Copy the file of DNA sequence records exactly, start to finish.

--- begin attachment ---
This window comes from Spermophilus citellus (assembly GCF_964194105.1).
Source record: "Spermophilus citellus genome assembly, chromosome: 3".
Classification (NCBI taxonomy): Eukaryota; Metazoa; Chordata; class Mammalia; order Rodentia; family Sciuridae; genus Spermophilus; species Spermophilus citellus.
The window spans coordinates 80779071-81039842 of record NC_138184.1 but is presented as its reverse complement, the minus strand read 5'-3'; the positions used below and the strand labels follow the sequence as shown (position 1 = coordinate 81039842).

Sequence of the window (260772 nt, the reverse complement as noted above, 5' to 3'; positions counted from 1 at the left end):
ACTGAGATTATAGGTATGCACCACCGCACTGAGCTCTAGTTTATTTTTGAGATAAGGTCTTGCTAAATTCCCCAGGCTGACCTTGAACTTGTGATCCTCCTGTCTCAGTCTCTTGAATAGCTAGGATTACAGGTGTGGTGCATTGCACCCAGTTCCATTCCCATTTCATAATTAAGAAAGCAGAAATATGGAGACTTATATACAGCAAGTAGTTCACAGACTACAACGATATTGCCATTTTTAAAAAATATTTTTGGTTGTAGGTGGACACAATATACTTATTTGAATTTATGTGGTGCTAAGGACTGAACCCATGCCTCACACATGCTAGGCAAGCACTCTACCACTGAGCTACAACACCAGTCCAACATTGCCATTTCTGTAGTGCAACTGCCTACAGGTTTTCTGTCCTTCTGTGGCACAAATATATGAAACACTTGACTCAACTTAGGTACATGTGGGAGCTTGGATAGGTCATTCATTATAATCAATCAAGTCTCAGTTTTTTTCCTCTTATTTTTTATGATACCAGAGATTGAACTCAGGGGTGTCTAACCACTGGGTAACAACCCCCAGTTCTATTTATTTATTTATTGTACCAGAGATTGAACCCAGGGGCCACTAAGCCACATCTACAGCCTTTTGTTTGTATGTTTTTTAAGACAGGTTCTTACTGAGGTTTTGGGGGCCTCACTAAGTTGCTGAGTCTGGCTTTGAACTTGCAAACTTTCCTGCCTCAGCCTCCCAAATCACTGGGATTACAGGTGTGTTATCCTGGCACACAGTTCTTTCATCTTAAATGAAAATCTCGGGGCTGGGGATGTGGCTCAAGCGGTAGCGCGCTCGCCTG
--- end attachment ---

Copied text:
This window comes from Spermophilus citellus (assembly GCF_964194105.1).
Source record: "Spermophilus citellus genome assembly, chromosome: 3".
Classification (NCBI taxonomy): Eukaryota; Metazoa; Chordata; class Mammalia; order Rodentia; family Sciuridae; genus Spermophilus; species Spermophilus citellus.
The window spans coordinates 80779071-81039842 of record NC_138184.1 but is presented as its reverse complement, the minus strand read 5'-3'; the positions used below and the strand labels follow the sequence as shown (position 1 = coordinate 81039842).

Sequence of the window (260772 nt, the reverse complement as noted above, 5' to 3'; positions counted from 1 at the left end):
ACTGAGATTATAGGTATGCACCACCGCACTGAGCTCTAGTTTATTTTTGAGATAAGGTCTTGCTAAATTCCCCAGGCTGACCTTGAACTTGTGATCCTCCTGTCTCAGTCTCTTGAATAGCTAGGATTACAGGTGTGGTGCATTGCACCCAGTTCCATTCCCATTTCATAATTAAGAAAGCAGAAATATGGAGACTTATATACAGCAAGTAGTTCACAGACTACAACGATATTGCCATTTTTAAAAAATATTTTTGGTTGTAGGTGGACACAATATACTTATTTGAATTTATGTGGTGCTAAGGACTGAACCCATGCCTCACACATGCTAGGCAAGCACTCTACCACTGAGCTACAACACCAGTCCAACATTGCCATTTCTGTAGTGCAACTGCCTACAGGTTTTCTGTCCTTCTGTGGCACAAATATATGAAACACTTGACTCAACTTAGGTACATGTGGGAGCTTGGATAGGTCATTCATTATAATCAATCAAGTCTCAGTTTTTTTCCTCTTATTTTTTATGATACCAGAGATTGAACTCAGGGGTGTCTAACCACTGGGTAACAACCCCCAGTTCTATTTATTTATTTATTGTACCAGAGATTGAACCCAGGGGCCACTAAGCCACATCTACAGCCTTTTGTTTGTATGTTTTTTAAGACAGGTTCTTACTGAGGTTTTGGGGGCCTCACTAAGTTGCTGAGTCTGGCTTTGAACTTGCAAACTTTCCTGCCTCAGCCTCCCAAATCACTGGGATTACAGGTGTGTTATCCTGGCACACAGTTCTTTCATCTTAAATGAAAATCTCGGGGCTGGGGATGTGGCTCAAGCGGTAGCGCGCTCGCCTG